Cracks in bricks at core of Hunterston nuclear reactor
Cracks have been discovered in bricks which make up the core of one of two nuclear reactors at the Hunterston B power station in Ayrshire.
Operator EDF Energy said the cracks in three graphite bricks were found during planned maintenance on Reactor Three.
The firm insisted there were no safety implications and the finding had no impact on the operation of the reactor.
A similar issue - known as "keyway root cracking" was identified in Hunterston's other reactor last year.
EDF Energy said it was publicising the latest findings "as part of its commitment to openness and transparency".
Station director Colin Weir said: "Nuclear safety drives everything we do. This means we work within very large safety margins. This applies to graphite bricks too.
"The level of cracking which is considered reasonable is far below anything which would affect the reactor's safe operation.
"It is accepted by our regulators and materials experts that cracks will occur in some of the bricks and that the core will lose some of its mass as part of the normal ageing process."
Mr Weir added: "The observations were anticipated and are in line with our understanding, so our view of the best estimate lifetime planning date of 2023 has not changed."
Hunterston B has two advanced gas-cooled reactors, similar to those found at nuclear plants around the UK.
The core of the reactors is made up of thousands of graphite bricks.
The station began operating in 1976 and its working life has already been extended to 2023 - well beyond its planned closure date.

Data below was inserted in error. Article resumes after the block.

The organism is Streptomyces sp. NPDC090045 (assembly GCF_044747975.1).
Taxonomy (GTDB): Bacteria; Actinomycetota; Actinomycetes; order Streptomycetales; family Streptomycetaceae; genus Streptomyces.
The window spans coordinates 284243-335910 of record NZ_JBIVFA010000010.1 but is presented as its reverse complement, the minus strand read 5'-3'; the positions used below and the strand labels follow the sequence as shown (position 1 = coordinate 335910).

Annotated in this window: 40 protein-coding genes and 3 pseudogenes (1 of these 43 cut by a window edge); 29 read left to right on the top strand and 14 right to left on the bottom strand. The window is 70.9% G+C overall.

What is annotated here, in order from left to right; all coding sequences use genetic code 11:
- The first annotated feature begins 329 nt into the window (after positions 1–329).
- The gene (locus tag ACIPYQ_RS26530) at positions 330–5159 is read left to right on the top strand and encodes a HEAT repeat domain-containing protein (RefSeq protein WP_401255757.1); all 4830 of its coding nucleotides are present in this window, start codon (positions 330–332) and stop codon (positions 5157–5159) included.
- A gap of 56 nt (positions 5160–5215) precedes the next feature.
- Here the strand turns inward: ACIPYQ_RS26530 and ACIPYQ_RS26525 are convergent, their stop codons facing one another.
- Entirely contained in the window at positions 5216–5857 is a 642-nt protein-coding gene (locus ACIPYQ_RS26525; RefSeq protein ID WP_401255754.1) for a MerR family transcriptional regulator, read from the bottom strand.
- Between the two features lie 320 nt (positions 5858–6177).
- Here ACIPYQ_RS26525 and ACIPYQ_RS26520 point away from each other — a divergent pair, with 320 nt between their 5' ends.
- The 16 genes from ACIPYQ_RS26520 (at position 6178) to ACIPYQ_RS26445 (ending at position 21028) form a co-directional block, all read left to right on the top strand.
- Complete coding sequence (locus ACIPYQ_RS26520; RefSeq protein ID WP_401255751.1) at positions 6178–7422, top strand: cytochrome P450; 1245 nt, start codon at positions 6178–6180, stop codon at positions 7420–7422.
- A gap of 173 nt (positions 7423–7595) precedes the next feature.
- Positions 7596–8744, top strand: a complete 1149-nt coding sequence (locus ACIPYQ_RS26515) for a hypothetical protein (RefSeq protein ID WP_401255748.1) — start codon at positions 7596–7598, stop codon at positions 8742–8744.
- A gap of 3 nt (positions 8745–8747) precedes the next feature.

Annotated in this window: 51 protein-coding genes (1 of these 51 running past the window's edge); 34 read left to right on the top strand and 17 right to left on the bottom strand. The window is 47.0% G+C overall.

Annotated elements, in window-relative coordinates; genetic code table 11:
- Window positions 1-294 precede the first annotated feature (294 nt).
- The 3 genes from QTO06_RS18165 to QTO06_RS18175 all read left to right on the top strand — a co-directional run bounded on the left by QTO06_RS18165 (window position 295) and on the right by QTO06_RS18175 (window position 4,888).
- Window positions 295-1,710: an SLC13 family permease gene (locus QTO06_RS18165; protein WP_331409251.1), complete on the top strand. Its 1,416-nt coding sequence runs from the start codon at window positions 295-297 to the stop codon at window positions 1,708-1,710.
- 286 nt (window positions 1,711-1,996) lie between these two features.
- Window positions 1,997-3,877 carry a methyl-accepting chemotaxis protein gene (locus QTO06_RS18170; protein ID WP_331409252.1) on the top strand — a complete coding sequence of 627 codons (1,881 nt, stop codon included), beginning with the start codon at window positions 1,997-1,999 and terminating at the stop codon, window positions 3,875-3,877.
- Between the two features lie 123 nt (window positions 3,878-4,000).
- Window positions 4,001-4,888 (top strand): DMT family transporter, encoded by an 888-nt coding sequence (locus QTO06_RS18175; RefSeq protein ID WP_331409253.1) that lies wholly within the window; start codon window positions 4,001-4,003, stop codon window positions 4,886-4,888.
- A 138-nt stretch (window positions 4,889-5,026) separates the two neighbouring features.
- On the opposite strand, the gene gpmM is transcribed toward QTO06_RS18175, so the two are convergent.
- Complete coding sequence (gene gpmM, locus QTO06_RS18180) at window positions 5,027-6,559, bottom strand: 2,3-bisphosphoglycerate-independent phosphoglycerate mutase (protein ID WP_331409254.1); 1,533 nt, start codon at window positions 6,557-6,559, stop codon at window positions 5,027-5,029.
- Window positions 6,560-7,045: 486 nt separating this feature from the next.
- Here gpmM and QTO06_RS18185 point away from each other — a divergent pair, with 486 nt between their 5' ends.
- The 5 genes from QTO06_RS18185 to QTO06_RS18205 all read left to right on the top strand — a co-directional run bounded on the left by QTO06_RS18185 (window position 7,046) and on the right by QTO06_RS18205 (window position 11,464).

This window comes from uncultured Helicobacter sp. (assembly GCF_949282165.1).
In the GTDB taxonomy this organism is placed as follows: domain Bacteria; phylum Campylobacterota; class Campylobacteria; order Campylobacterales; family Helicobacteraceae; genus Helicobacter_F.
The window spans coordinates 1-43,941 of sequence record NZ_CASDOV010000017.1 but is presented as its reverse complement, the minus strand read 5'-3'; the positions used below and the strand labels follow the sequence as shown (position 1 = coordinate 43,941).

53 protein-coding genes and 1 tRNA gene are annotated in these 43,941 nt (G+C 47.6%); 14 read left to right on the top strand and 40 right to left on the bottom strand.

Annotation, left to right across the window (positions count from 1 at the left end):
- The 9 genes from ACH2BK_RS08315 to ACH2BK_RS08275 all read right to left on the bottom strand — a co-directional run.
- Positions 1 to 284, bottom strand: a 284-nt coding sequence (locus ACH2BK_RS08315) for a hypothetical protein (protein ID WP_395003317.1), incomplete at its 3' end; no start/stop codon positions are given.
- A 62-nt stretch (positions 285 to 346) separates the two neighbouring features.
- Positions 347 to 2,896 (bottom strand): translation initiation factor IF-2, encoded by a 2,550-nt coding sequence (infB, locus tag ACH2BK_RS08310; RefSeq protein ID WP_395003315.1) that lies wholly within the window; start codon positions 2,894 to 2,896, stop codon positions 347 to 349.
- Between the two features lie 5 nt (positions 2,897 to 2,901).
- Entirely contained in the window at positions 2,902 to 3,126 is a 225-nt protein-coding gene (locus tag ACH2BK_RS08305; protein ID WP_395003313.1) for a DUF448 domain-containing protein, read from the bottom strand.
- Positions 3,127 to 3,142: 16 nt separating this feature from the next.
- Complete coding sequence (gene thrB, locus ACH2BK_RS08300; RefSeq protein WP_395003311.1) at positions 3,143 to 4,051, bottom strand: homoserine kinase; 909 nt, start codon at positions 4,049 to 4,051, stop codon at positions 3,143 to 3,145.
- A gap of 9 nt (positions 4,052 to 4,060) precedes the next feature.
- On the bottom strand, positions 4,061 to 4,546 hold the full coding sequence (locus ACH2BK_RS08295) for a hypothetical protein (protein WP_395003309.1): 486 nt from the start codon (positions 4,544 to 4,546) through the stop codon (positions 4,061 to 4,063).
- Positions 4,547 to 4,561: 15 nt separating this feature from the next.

Scottish energy minister Fergus Ewing said he had received assurances that there were "no immediate" safety implications and it was safe to continue generating electricity - but the problems illustrated that Scotland's nuclear facilities had a limited lifespan.
He added: "The Scottish government is opposed to the building of new nuclear capacity in Scotland, as it would divert billions of pounds away from renewable alternatives where Scotland has a key competitive advantage.
"Subject to strict safety considerations, extending the operating life of Scotland's existing nuclear stations can help to maintain security of supply while the transition to renewables and cleaner thermal generation takes place."
WWF Scotland director Lang Banks said the issue with cracks in both reactors emphasised the need "to embrace the clean energy transition".
He said: "Despite the assurances given by the nuclear industry, with cracks now found in both reactors it's clear the problem is spreading and that we can expect this facility to become even more unreliable in the future.
"News of more cracks in the country's ageing fleet of nuclear power stations underscores why we're right to be taking steps to harness cleaner, safer forms of energy."